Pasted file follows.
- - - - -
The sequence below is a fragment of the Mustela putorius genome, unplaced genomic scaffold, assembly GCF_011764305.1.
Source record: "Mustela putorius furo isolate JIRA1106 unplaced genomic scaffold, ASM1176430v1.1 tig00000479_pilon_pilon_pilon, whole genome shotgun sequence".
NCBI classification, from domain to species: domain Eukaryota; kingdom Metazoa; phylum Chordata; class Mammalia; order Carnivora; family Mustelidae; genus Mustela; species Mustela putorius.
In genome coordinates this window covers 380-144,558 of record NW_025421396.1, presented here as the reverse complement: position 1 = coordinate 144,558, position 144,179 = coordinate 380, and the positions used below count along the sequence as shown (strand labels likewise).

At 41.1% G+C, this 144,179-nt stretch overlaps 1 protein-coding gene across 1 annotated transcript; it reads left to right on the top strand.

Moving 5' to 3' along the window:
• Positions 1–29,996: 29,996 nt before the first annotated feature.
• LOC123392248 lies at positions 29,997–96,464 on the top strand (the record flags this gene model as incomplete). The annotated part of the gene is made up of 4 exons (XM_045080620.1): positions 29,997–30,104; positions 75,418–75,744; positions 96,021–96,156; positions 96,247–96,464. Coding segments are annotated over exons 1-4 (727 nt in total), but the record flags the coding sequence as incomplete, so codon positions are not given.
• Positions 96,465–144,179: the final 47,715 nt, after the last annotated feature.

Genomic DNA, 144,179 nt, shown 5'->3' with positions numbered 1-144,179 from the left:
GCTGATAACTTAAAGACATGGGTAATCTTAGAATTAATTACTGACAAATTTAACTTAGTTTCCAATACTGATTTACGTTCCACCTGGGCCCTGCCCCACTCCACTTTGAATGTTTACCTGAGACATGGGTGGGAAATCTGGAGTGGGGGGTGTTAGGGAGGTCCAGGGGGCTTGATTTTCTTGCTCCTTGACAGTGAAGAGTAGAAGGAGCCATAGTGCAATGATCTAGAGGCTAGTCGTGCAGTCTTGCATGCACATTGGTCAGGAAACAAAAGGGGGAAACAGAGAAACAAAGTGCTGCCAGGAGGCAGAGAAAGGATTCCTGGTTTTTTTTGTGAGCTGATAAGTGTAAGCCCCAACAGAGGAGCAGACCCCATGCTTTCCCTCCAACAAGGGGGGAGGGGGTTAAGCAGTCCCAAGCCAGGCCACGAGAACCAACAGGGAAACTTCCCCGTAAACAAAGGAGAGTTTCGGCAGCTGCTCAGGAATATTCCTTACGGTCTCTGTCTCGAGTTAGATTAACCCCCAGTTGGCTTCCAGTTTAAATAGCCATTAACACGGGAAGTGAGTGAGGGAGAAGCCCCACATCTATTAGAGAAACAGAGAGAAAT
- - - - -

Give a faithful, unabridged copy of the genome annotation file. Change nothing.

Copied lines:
The sequence below is a fragment of the Mustela putorius genome, unplaced genomic scaffold, assembly GCF_011764305.1.
Source record: "Mustela putorius furo isolate JIRA1106 unplaced genomic scaffold, ASM1176430v1.1 tig00000479_pilon_pilon_pilon, whole genome shotgun sequence".
NCBI classification, from domain to species: domain Eukaryota; kingdom Metazoa; phylum Chordata; class Mammalia; order Carnivora; family Mustelidae; genus Mustela; species Mustela putorius.
In genome coordinates this window covers 380-144,558 of record NW_025421396.1, presented here as the reverse complement: position 1 = coordinate 144,558, position 144,179 = coordinate 380, and the positions used below count along the sequence as shown (strand labels likewise).

At 41.1% G+C, this 144,179-nt stretch overlaps 1 protein-coding gene across 1 annotated transcript; it reads left to right on the top strand.

Moving 5' to 3' along the window:
• Positions 1–29,996: 29,996 nt before the first annotated feature.
• LOC123392248 lies at positions 29,997–96,464 on the top strand (the record flags this gene model as incomplete). The annotated part of the gene is made up of 4 exons (XM_045080620.1): positions 29,997–30,104; positions 75,418–75,744; positions 96,021–96,156; positions 96,247–96,464. Coding segments are annotated over exons 1-4 (727 nt in total), but the record flags the coding sequence as incomplete, so codon positions are not given.
• Positions 96,465–144,179: the final 47,715 nt, after the last annotated feature.

Genomic DNA, 144,179 nt, shown 5'->3' with positions numbered 1-144,179 from the left:
GCTGATAACTTAAAGACATGGGTAATCTTAGAATTAATTACTGACAAATTTAACTTAGTTTCCAATACTGATTTACGTTCCACCTGGGCCCTGCCCCACTCCACTTTGAATGTTTACCTGAGACATGGGTGGGAAATCTGGAGTGGGGGGTGTTAGGGAGGTCCAGGGGGCTTGATTTTCTTGCTCCTTGACAGTGAAGAGTAGAAGGAGCCATAGTGCAATGATCTAGAGGCTAGTCGTGCAGTCTTGCATGCACATTGGTCAGGAAACAAAAGGGGGAAACAGAGAAACAAAGTGCTGCCAGGAGGCAGAGAAAGGATTCCTGGTTTTTTTTGTGAGCTGATAAGTGTAAGCCCCAACAGAGGAGCAGACCCCATGCTTTCCCTCCAACAAGGGGGGAGGGGGTTAAGCAGTCCCAAGCCAGGCCACGAGAACCAACAGGGAAACTTCCCCGTAAACAAAGGAGAGTTTCGGCAGCTGCTCAGGAATATTCCTTACGGTCTCTGTCTCGAGTTAGATTAACCCCCAGTTGGCTTCCAGTTTAAATAGCCATTAACACGGGAAGTGAGTGAGGGAGAAGCCCCACATCTATTAGAGAAACAGAGAGAAAT